“Maybe if there was more psychological support for men with micro penises, there would be less need to overcompensate,” a user named Chris cheerily suggested.

And another named Melly noted: “They’re a hazard on the roads for other average sizes vehicles. The amount of times I couldn’t see because I had one of these next to me while I was turning into a street – I always end up going on a hope and a prayer!”

A car park bugbear

A consequence of the love affair with big cars is that some are longer or wider than the standard sized car park space in Australia.

Social media platforms are regularly flooded with images and video of huge vehicles taking up multiple spots in shopping centres.

One such example is an image of a six metre-long Chevrolet Silverado ute sticking out into traffic in a busy inner-suburb of Melbourne in May, which went viral.

For decades, the minimum standard size of car spaces on roads and in parking lots has been 5.4 metres long and 2.4 metres wide.

The most popular American-style big car, the RAM 1500, would overhang that car space by 43 centimetres.

The regulator Standards Australia is considering increasing the length of parking spaces by 20cm in order to fit increasingly big vehicles.

Climate ambitions set back

The environmental impact of large petrol-guzzling cars has long been a cause for concern.

In a survey of Australia’s top economists, conducted by the Economic Society in October, 22 per cent backed the eventual phasing out of non-electric vehicles in a bid to help the country reach its emissions reduction targets.

The Federal Government has legislated a goal of a 43 per cent cut to emissions levels seen in 2005 and a net-zero status by 2050.

However, Climate Change and Energy Minister Chris Bowen recently described efforts to get there as “difficult” and bureaucrats declared only “addition measures” will make the ambition a reality.

The government seems unwilling to entertain bold policies when it comes to high-emitting vehicles – namely new tariffs and stringent vehicle efficiency standard.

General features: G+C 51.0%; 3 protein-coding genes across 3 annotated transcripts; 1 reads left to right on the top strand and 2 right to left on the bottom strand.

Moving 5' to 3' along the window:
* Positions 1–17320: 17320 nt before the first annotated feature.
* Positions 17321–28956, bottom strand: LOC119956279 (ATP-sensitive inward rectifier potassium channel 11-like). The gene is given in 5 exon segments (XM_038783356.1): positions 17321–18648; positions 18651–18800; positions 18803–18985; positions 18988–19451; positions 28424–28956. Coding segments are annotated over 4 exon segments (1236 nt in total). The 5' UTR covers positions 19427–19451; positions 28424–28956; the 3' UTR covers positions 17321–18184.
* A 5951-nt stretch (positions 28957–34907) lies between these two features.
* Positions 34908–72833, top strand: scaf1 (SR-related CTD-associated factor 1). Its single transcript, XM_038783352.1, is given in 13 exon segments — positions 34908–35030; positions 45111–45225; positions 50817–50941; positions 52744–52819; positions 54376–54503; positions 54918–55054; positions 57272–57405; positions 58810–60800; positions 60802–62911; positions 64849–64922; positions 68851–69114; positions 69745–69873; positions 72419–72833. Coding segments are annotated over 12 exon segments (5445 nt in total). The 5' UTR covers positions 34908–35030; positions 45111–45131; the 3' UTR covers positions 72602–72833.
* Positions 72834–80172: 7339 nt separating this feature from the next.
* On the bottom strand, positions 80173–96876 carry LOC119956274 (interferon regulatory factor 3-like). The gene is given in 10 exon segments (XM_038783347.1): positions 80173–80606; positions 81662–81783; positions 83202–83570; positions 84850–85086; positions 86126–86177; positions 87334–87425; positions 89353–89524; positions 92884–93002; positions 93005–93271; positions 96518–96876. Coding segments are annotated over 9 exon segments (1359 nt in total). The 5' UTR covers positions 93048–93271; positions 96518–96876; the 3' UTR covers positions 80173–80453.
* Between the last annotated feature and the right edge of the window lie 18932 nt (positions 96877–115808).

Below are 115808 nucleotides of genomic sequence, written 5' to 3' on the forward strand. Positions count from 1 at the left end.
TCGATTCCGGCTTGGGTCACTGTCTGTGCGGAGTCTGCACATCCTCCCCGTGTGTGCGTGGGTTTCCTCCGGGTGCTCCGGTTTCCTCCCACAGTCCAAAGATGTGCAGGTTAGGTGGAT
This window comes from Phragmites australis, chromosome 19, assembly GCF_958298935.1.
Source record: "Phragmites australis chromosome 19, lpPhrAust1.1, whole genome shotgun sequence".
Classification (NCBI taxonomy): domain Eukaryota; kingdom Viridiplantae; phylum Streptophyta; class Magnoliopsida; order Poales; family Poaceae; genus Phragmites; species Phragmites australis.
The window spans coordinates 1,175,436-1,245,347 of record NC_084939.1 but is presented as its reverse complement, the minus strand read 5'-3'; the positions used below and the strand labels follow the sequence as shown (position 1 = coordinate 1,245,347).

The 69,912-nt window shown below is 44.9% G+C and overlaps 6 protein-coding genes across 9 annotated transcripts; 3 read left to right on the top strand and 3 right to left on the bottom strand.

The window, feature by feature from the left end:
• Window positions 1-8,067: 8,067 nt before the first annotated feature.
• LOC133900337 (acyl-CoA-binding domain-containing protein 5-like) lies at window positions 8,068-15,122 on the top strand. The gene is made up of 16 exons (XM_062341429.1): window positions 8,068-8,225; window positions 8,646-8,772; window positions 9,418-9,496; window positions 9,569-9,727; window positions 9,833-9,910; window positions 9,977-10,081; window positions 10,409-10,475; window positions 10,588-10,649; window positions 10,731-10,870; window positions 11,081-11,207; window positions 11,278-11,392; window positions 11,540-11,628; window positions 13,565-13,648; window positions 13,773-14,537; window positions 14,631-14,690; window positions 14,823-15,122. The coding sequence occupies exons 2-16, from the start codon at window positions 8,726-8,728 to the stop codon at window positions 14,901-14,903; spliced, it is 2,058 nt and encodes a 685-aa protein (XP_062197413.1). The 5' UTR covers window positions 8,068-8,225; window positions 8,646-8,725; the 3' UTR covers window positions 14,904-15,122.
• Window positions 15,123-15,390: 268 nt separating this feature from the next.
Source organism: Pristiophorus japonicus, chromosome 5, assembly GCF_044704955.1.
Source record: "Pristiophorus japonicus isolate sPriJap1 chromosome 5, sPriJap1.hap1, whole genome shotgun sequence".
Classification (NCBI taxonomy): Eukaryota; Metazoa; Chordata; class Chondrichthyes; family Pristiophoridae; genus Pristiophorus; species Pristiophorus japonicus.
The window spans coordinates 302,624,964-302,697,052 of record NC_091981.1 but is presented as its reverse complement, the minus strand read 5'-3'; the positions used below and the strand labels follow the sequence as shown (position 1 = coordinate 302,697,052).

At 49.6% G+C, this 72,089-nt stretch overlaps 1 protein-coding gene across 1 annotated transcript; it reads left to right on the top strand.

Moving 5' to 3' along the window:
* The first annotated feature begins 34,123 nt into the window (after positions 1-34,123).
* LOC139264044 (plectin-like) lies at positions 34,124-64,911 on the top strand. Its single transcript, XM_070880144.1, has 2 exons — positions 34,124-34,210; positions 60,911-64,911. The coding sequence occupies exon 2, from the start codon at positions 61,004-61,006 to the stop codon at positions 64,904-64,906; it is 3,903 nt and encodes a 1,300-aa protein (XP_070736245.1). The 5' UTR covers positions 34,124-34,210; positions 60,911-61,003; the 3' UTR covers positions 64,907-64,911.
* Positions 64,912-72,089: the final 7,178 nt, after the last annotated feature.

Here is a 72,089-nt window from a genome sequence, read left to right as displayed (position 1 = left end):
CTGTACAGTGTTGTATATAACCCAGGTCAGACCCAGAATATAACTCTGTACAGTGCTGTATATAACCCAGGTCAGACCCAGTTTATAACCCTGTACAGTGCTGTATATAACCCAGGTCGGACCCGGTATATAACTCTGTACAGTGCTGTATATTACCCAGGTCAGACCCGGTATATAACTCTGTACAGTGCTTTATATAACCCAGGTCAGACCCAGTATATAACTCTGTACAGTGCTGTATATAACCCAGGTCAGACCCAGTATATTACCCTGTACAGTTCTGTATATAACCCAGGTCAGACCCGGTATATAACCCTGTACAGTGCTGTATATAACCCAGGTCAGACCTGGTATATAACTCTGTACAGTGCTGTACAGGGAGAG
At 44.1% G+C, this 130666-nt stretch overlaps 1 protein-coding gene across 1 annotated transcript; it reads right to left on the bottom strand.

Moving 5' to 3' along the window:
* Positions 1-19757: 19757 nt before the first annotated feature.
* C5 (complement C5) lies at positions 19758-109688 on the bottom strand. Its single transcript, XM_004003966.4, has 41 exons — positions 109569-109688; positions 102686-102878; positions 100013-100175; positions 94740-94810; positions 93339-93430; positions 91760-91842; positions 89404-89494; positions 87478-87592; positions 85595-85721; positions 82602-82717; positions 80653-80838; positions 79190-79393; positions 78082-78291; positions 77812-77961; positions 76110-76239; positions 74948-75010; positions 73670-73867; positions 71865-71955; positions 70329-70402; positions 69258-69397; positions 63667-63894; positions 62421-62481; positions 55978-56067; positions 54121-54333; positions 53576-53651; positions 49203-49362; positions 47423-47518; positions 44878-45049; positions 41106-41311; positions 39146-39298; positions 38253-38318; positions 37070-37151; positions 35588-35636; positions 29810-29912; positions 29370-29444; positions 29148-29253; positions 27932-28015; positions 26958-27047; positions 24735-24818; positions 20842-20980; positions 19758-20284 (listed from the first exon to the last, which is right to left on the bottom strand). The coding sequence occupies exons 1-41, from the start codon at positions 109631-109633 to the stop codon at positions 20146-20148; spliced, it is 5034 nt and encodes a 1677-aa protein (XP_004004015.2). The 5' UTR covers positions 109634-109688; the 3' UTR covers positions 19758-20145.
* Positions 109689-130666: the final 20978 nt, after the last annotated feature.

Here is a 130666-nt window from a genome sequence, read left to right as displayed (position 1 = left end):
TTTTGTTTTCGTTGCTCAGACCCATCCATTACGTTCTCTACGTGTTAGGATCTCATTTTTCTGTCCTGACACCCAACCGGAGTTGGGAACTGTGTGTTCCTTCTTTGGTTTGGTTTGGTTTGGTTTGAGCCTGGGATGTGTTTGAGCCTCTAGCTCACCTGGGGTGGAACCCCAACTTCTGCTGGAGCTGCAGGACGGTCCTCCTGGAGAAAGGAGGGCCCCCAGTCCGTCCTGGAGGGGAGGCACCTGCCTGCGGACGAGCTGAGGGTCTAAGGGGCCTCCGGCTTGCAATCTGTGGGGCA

Advocates say policymakers need to do more to encourage the take up of electric-powered cars and to dent the popularity of petrol-rich vehicles, given transport accounts for 18 per cent of Australia’s total emissions.

While electric cars are surging in popularity, they remain a minority on the world’s roads, with an estimated 26 million privately owned EVs globally as of 2022.

However, market share is rapidly on the rise, particularly across Europe.

For one, they’re much cheaper to run, with analysis Muhammad Rizwan Azhar from Edith Cowan University putting the annual cost of fuel and maintenance for a regular petrol car travelling about 12,000 kilometres at $2730, compared to just $720 for an EV in the same conditions.

A report by the Australia Institute last year found drivers are collectively spending an extra $13 billion at the petrol pump thanks to the popularity of what it called “big, dumb cars”.

It blames outdated tax policies that reward buyers of petrol-guzzlers for the mammoth uptake of big cars.

“Our tax system is the reason that our car fleet looks nothing like the car fleet of most major countries,” Richard Denniss from the Australia Institute told the ABC yesterday.

Despite the benefits, EVs are expensive to buy, putting them out of reach for many motorists, and the rollout of public charging infrastructure puts off some potential purchasers.